To reduce spiciness, simply decrease the number of green chilies or opt for milder chili powder.
Wearing gloves or applying a small amount of oil on your hands can help prevent skin irritation while peeling taro roots.
Yes, if taro isn’t available, you can substitute it with potatoes. It also works nicely with pumpkin and kabocha squash. The cooking time may vary slightly, so ensure the veggies are tender when serving.
🌡️ Storage: To store Arbi Ki Sabji, transfer it to an airtight container and place it in the refrigerator. Consume it within three days for the best taste and quality.
🥶Avoid freezing, as it can alter the texture of the taro.
🔥 Stovetop Reheating: To reheat on the stovetop, place a pan over medium-low heat. Add a splash of water or vegetable broth to prevent sticking. Stir the Arbi Ki Sabji occasionally as it warms up. Reheat until it reaches your desired temperature.
🌟 Microwave Reheating: When reheating in the microwave, transfer the desired portion to a microwave-safe dish. Cover it with a microwave-safe lid or microwave-safe plate to prevent splatters. Use short, 30-second bursts of heating, checking and stirring between each burst. This helps ensure even heating and prevents overheating.
While I have heard some people claim these are different forms of taro, in my experience eddoe (or eddo) is just a Spanish name for the same veggie.
✌️My faves to serve with arbi fry:
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Arbi Ki Sabji (Indian dry taro curry)
- Stove or Electric Cooktop
- 8 arbi medium size, (a.k.a. arvi and eddoe)
- 3 tablespoons oil Canola oil, vegetable oil, peanut oil or other
- 1 tablespoon oil Canola oil, vegetable oil, peanut oil or other
- ¼ teaspoon ajwain seeds
- ½ teaspoon cumin seeds
- 1 teaspoon ginger grated
- 2 green chilies (hari mirch), minced
- 1 cup yellow onion small dice
- 1 cup tomato diced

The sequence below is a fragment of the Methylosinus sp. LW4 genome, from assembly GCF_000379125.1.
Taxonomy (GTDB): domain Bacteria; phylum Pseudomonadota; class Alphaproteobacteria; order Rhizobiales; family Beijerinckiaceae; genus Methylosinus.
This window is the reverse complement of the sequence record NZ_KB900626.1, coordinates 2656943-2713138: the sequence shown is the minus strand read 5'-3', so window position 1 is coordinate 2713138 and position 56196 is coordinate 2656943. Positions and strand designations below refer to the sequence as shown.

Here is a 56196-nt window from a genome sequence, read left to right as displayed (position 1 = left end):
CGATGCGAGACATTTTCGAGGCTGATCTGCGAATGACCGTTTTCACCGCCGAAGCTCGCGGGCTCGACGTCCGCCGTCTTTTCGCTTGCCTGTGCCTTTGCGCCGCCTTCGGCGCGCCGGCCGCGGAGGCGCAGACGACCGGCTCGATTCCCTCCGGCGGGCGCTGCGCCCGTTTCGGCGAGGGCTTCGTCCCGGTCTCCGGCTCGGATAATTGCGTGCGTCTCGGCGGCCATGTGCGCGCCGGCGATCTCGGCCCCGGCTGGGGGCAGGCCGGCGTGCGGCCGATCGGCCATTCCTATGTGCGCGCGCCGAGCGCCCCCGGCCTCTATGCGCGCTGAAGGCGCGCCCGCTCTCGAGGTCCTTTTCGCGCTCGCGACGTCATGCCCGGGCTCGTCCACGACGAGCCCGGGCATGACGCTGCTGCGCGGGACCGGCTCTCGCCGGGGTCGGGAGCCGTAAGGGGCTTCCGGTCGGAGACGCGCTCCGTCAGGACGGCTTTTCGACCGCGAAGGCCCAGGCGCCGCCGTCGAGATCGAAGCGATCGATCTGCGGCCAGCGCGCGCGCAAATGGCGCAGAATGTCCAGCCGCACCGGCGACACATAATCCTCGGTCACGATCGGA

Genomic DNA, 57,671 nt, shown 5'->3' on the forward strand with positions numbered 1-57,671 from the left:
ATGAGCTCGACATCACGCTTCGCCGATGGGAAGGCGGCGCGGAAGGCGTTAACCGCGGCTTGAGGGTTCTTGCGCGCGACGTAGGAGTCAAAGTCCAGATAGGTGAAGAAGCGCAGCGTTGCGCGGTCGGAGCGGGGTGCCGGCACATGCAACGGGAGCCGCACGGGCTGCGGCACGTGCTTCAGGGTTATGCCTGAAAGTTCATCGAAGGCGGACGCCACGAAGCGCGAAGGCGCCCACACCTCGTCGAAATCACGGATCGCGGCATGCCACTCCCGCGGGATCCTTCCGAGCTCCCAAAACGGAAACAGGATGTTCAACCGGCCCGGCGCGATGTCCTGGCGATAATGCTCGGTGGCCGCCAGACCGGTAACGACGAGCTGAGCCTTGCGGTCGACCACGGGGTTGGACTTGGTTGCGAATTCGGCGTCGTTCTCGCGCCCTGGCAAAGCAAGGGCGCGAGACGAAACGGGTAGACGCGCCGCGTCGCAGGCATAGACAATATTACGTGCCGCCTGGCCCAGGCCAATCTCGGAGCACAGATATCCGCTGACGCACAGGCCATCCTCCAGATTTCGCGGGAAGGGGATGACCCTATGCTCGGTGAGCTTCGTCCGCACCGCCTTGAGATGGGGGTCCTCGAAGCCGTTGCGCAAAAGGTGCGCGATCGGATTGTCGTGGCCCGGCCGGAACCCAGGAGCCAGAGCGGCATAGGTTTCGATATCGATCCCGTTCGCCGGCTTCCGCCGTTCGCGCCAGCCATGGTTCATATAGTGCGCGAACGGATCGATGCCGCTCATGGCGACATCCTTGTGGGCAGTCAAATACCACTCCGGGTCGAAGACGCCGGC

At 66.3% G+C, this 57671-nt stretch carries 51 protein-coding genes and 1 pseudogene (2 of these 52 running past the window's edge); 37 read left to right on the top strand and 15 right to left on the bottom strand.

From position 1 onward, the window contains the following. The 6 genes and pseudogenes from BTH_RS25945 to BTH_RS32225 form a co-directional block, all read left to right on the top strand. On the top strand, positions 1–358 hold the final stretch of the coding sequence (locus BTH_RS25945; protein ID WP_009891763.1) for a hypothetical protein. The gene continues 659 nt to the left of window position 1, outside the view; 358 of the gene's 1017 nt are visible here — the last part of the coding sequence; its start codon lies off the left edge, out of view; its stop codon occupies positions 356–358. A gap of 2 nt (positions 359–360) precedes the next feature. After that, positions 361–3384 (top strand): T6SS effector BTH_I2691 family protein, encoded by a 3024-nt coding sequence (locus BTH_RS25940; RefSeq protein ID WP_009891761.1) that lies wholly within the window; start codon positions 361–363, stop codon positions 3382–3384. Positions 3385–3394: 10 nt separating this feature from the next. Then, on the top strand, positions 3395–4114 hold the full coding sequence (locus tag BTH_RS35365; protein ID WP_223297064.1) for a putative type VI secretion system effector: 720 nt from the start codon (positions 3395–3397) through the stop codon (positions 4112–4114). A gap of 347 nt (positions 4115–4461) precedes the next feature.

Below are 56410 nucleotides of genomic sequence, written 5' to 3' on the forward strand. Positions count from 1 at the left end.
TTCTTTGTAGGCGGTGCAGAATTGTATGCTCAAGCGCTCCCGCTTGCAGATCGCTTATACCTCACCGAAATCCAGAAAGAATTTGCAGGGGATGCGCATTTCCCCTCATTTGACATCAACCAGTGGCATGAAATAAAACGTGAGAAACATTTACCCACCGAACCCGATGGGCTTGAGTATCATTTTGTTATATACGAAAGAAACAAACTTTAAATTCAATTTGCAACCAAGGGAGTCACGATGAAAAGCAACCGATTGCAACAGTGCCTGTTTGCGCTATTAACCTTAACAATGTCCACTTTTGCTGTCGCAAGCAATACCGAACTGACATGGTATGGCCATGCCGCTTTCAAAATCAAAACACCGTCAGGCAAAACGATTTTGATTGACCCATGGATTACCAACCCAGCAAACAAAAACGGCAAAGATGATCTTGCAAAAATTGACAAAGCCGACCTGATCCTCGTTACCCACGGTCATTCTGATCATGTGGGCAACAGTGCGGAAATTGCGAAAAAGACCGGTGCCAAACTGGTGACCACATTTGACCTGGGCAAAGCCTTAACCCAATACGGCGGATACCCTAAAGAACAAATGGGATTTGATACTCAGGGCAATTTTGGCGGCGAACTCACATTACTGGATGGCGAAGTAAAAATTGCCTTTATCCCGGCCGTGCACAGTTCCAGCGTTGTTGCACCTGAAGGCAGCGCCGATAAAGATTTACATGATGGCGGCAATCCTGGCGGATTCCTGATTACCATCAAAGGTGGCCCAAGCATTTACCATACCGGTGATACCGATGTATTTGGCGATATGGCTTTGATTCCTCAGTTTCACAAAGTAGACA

- 2 teaspoons coriander
- 1 teaspoon amchur
- ½ teaspoon asafetida
- ¼ teaspoon turmeric powder
- 1 teaspoon Kashmiri red chili powder
- 1 teaspoon salt
- 1 cup water
- cilantro leaves
- Hari mich thinly sliced (optional)
- Peeling the medium-sized arbi, and then quarter them into large, elongated pieces, or cut into discs if you prefer.
- In a pan, heat oil over medium heat. After 90 seconds when the oil is hot, stir-fry the taro for about 7-8 minutes until they turn a light golden color all around. Once done, remove the stir-fried taro pieces and set them aside.
- In the same pan, add a tablespoon of oil. After heating for about 60 seconds, when the oil is hot, add ajwain seeds and cumin seeds and state for about a minute until aromatic.
- Now, add grated ginger, minced green chilies, and finely diced yellow onion. Cook for about 5-6 minutes or until the onion becomes translucent.
- Add diced tomato, ground coriander, amchur (mango powder), asafetida, turmeric powder, Kashmiri red chili powder, and salt to the pan. Mix everything well and cook until the tomatoes soften, and the mixture thickens.
- Return the fried arbi pieces to the pan. Ensure they are well coated with the spicy tomato mixture. Pour in water, and continue to cook covered for another 5-7 minutes, making sure the taro is fully cooked and tender inside.
- Place the cooked arbi in an attractive serving dish and garnish with fresh cilantro leaves and thinly sliced green chilies if desired.